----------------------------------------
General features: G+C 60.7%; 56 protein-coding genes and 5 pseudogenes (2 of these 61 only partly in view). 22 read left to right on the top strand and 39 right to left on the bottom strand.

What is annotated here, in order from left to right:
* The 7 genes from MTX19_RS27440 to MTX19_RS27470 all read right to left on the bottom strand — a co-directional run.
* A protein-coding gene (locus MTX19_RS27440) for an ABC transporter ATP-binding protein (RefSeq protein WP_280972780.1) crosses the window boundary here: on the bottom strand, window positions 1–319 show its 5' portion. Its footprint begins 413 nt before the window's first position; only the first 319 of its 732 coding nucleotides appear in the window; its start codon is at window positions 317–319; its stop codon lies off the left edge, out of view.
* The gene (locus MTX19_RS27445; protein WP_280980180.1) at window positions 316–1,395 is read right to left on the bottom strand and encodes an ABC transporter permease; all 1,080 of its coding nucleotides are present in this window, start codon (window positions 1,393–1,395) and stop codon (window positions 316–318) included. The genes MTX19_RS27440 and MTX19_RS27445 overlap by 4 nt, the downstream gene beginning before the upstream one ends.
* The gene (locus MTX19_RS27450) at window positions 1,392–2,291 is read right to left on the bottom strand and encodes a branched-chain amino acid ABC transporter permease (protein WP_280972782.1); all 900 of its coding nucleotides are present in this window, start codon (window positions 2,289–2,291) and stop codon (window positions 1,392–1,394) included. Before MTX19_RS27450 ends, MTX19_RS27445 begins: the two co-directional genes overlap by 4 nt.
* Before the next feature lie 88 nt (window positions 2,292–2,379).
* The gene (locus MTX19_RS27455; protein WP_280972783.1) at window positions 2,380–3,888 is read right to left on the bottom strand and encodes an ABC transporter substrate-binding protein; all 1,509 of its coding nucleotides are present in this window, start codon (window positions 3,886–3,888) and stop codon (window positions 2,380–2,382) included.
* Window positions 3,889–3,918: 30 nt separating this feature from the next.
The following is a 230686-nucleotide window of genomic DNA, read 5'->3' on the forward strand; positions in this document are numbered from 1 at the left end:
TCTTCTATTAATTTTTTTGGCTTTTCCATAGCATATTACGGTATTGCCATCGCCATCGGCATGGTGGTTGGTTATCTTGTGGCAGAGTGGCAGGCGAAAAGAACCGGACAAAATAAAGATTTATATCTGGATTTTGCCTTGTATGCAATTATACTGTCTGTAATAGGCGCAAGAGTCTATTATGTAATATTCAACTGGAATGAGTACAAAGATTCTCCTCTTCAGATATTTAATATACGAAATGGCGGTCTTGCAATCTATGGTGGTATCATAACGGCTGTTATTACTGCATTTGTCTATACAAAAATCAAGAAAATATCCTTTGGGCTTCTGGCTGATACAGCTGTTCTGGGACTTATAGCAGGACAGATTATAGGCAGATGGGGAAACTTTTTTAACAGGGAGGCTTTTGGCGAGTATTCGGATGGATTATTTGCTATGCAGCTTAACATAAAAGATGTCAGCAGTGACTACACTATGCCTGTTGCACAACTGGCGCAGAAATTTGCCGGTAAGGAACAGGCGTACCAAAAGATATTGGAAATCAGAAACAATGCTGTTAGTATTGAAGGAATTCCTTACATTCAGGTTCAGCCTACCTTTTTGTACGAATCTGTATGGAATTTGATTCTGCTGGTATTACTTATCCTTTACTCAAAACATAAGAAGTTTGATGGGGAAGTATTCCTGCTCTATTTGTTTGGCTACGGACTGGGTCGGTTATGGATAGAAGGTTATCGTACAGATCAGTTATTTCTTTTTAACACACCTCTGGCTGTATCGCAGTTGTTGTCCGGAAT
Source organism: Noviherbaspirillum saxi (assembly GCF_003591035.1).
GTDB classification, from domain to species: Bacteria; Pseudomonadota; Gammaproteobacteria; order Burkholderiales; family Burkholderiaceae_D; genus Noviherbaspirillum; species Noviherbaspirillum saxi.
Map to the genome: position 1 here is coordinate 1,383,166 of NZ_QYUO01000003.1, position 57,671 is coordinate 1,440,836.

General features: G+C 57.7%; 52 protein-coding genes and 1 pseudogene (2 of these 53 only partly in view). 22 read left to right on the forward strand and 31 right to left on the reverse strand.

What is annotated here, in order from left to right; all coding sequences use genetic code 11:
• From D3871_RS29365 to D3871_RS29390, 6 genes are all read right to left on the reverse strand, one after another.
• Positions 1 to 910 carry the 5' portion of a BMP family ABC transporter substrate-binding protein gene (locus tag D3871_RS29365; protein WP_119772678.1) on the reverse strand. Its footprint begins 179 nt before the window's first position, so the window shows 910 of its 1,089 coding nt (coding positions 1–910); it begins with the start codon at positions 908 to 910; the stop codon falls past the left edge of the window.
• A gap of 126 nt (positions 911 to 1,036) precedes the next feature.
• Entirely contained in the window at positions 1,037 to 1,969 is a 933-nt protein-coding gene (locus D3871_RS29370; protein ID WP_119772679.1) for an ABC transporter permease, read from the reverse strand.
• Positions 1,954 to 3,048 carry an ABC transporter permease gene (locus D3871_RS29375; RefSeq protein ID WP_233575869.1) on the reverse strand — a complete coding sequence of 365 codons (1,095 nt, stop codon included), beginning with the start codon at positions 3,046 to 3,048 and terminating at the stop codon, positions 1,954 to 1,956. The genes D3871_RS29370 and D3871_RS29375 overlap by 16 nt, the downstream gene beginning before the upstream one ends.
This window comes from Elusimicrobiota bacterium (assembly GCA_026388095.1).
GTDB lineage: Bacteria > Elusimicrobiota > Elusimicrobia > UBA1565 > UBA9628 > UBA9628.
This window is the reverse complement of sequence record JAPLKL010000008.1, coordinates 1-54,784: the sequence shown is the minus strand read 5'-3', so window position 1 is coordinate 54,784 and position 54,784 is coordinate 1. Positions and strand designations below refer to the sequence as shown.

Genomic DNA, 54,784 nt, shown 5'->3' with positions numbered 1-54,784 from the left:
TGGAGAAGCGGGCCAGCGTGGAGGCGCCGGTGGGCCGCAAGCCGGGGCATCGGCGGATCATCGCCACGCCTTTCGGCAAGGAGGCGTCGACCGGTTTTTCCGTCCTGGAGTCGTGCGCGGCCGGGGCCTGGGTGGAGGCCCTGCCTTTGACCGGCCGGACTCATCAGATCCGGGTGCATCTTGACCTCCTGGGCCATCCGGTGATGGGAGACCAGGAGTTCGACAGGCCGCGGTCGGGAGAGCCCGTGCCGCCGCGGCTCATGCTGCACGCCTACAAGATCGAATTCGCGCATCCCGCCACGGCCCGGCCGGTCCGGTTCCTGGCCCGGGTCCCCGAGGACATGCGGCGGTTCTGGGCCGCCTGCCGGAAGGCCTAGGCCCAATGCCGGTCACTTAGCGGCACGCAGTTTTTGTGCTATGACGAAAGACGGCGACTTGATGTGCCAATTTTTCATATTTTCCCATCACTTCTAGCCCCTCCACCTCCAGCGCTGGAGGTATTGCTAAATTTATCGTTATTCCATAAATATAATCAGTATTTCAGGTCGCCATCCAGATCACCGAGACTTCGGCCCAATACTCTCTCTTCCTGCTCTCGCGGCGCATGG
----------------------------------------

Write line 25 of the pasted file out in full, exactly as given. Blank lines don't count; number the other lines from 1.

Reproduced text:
Genomic DNA, 54,784 nt, shown 5'->3' with positions numbered 1-54,784 from the left: